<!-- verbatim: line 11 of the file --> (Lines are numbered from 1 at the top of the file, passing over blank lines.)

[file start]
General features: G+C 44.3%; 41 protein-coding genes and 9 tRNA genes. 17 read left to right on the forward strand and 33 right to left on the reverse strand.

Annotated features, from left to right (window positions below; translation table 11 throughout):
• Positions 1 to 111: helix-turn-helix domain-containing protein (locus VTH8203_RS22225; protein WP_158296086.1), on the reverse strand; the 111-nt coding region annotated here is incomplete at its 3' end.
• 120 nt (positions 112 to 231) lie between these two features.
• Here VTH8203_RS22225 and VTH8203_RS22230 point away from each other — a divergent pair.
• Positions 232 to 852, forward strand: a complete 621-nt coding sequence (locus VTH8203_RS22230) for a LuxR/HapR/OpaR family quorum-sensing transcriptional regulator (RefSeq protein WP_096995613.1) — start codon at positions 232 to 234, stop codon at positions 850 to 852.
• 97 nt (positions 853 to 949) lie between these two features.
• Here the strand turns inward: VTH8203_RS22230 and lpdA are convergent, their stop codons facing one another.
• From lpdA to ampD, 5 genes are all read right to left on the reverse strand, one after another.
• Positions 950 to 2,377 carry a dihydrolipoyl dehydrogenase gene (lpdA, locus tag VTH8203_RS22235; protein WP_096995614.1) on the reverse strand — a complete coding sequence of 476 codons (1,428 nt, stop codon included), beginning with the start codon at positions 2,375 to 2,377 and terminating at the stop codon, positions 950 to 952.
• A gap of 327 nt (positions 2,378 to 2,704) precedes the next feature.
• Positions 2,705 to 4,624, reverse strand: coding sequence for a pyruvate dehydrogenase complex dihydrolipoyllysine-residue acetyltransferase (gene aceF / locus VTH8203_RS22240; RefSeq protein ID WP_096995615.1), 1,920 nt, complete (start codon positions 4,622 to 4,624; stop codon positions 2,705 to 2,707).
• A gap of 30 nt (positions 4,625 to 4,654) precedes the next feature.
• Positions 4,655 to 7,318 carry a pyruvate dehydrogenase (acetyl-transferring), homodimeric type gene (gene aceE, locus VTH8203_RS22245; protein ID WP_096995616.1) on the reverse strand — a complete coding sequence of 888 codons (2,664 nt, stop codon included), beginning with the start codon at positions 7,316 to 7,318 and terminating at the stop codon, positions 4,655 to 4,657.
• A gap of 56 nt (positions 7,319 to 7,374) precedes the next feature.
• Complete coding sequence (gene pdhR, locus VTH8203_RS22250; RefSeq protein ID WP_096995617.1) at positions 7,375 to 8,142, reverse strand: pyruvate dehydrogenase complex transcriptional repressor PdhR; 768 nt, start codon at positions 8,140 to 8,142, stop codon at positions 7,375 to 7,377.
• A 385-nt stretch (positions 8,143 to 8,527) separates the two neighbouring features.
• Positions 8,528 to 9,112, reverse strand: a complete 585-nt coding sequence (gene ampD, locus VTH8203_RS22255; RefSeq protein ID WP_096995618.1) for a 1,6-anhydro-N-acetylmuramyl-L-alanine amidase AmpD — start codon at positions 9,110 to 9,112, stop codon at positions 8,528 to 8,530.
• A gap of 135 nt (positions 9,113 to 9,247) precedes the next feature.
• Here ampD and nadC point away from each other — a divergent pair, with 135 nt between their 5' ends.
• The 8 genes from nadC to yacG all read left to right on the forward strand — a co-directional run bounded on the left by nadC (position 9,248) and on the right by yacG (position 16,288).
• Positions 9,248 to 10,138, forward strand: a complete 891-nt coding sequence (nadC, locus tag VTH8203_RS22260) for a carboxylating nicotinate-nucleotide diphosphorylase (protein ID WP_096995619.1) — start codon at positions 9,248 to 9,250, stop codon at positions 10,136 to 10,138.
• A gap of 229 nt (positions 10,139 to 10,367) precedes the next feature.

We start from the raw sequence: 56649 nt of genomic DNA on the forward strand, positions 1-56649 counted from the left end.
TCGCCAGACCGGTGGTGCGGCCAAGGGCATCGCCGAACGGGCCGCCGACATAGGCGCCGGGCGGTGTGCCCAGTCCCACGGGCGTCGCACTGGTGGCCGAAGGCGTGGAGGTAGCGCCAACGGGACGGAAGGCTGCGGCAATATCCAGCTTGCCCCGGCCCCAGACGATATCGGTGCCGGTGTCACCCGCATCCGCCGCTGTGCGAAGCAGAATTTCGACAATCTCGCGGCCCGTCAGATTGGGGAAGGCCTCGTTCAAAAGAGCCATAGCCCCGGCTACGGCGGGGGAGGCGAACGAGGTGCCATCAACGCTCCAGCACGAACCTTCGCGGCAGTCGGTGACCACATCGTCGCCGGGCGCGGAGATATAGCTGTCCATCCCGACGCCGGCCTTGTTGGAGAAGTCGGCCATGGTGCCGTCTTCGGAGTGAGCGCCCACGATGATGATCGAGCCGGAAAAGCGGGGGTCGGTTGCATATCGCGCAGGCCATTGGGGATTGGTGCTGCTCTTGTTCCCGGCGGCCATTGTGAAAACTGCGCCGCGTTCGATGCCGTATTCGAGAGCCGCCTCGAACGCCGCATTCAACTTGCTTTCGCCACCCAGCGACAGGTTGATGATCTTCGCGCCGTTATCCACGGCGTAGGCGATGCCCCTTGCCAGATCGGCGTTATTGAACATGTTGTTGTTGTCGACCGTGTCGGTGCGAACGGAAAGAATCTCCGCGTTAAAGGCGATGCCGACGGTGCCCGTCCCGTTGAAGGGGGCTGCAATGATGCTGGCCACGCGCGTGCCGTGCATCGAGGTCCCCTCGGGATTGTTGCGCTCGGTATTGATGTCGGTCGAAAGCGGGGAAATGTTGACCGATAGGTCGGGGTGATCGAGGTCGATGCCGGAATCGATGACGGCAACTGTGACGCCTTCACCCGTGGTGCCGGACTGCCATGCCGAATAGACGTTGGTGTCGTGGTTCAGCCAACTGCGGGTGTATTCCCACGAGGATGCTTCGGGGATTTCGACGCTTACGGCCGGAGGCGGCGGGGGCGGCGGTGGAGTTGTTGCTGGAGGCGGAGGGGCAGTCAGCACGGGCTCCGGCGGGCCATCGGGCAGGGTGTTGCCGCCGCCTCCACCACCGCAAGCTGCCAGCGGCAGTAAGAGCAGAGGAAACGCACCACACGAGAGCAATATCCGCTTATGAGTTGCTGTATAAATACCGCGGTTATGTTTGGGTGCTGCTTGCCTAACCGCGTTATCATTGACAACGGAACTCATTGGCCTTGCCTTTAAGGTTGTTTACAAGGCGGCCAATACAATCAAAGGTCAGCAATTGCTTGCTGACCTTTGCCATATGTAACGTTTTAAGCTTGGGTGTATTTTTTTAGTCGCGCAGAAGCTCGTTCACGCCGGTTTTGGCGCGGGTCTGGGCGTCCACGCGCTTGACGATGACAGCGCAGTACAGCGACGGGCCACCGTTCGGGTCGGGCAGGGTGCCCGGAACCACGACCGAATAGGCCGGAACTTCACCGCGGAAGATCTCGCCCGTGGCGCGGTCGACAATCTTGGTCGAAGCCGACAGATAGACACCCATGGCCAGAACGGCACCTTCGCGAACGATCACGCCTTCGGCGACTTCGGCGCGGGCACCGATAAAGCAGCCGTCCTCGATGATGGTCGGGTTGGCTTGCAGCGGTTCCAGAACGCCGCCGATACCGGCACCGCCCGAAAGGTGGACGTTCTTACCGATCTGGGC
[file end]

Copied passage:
• A gap of 327 nt (positions 2,378 to 2,704) precedes the next feature.